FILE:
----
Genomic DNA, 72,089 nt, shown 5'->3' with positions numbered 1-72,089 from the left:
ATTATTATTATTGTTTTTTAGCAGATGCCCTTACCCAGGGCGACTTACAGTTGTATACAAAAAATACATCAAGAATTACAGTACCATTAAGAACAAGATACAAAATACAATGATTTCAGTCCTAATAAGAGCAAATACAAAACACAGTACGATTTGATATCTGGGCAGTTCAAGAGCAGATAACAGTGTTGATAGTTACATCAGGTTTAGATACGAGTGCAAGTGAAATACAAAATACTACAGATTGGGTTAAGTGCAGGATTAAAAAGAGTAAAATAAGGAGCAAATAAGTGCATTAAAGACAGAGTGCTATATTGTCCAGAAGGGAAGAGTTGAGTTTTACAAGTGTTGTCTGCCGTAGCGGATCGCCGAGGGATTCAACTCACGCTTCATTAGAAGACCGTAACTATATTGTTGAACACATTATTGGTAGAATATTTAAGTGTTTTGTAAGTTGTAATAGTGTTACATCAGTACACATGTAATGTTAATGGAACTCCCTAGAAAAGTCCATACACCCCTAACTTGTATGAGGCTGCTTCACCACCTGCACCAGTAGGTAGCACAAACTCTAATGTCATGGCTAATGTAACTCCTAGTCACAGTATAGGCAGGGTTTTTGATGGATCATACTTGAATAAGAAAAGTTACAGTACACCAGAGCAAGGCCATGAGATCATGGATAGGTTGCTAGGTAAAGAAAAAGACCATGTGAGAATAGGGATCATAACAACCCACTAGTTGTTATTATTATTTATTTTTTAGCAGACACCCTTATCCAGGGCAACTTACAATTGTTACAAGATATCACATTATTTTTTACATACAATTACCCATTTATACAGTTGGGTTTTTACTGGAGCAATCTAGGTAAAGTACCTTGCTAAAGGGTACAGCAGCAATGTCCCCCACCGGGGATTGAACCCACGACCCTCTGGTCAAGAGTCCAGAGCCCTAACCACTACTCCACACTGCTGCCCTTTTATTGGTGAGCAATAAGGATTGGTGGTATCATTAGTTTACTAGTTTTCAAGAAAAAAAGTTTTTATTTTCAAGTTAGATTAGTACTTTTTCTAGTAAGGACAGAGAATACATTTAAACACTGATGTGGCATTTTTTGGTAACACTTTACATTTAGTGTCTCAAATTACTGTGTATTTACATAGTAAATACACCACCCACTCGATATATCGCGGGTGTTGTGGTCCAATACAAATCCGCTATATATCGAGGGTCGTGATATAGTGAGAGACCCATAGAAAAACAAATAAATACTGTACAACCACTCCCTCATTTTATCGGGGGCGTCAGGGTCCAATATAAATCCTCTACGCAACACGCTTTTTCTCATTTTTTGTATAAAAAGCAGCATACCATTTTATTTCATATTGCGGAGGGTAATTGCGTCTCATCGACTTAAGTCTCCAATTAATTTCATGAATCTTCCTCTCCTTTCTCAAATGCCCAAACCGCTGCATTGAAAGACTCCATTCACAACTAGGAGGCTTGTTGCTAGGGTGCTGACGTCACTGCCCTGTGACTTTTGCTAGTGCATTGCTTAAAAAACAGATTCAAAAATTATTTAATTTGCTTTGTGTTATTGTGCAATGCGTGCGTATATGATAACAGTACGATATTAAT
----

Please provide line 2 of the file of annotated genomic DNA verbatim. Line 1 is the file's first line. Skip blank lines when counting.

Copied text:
ATTATTATTATTGTTTTTTAGCAGATGCCCTTACCCAGGGCGACTTACAGTTGTATACAAAAAATACATCAAGAATTACAGTACCATTAAGAACAAGATACAAAATACAATGATTTCAGTCCTAATAAGAGCAAATACAAAACACAGTACGATTTGATATCTGGGCAGTTCAAGAGCAGATAACAGTGTTGATAGTTACATCAGGTTTAGATACGAGTGCAAGTGAAATACAAAATACTACAGATTGGGTTAAGTGCAGGATTAAAAAGAGTAAAATAAGGAGCAAATAAGTGCATTAAAGACAGAGTGCTATATTGTCCAGAAGGGAAGAGTTGAGTTTTACAAGTGTTGTCTGCCGTAGCGGATCGCCGAGGGATTCAACTCACGCTTCATTAGAAGACCGTAACTATATTGTTGAACACATTATTGGTAGAATATTTAAGTGTTTTGTAAGTTGTAATAGTGTTACATCAGTACACATGTAATGTTAATGGAACTCCCTAGAAAAGTCCATACACCCCTAACTTGTATGAGGCTGCTTCACCACCTGCACCAGTAGGTAGCACAAACTCTAATGTCATGGCTAATGTAACTCCTAGTCACAGTATAGGCAGGGTTTTTGATGGATCATACTTGAATAAGAAAAGTTACAGTACACCAGAGCAAGGCCATGAGATCATGGATAGGTTGCTAGGTAAAGAAAAAGACCATGTGAGAATAGGGATCATAACAACCCACTAGTTGTTATTATTATTTATTTTTTAGCAGACACCCTTATCCAGGGCAACTTACAATTGTTACAAGATATCACATTATTTTTTACATACAATTACCCATTTATACAGTTGGGTTTTTACTGGAGCAATCTAGGTAAAGTACCTTGCTAAAGGGTACAGCAGCAATGTCCCCCACCGGGGATTGAACCCACGACCCTCTGGTCAAGAGTCCAGAGCCCTAACCACTACTCCACACTGCTGCCCTTTTATTGGTGAGCAATAAGGATTGGTGGTATCATTAGTTTACTAGTTTTCAAGAAAAAAAGTTTTTATTTTCAAGTTAGATTAGTACTTTTTCTAGTAAGGACAGAGAATACATTTAAACACTGATGTGGCATTTTTTGGTAACACTTTACATTTAGTGTCTCAAATTACTGTGTATTTACATAGTAAATACACCACCCACTCGATATATCGCGGGTGTTGTGGTCCAATACAAATCCGCTATATATCGAGGGTCGTGATATAGTGAGAGACCCATAGAAAAACAAATAAATACTGTACAACCACTCCCTCATTTTATCGGGGGCGTCAGGGTCCAATATAAATCCTCTACGCAACACGCTTTTTCTCATTTTTTGTATAAAAAGCAGCATACCATTTTATTTCATATTGCGGAGGGTAATTGCGTCTCATCGACTTAAGTCTCCAATTAATTTCATGAATCTTCCTCTCCTTTCTCAAATGCCCAAACCGCTGCATTGAAAGACTCCATTCACAACTAGGAGGCTTGTTGCTAGGGTGCTGACGTCACTGCCCTGTGACTTTTGCTAGTGCATTGCTTAAAAAACAGATTCAAAAATTATTTAATTTGCTTTGTGTTATTGTGCAATGCGTGCGTATATGATAACAGTACGATATTAAT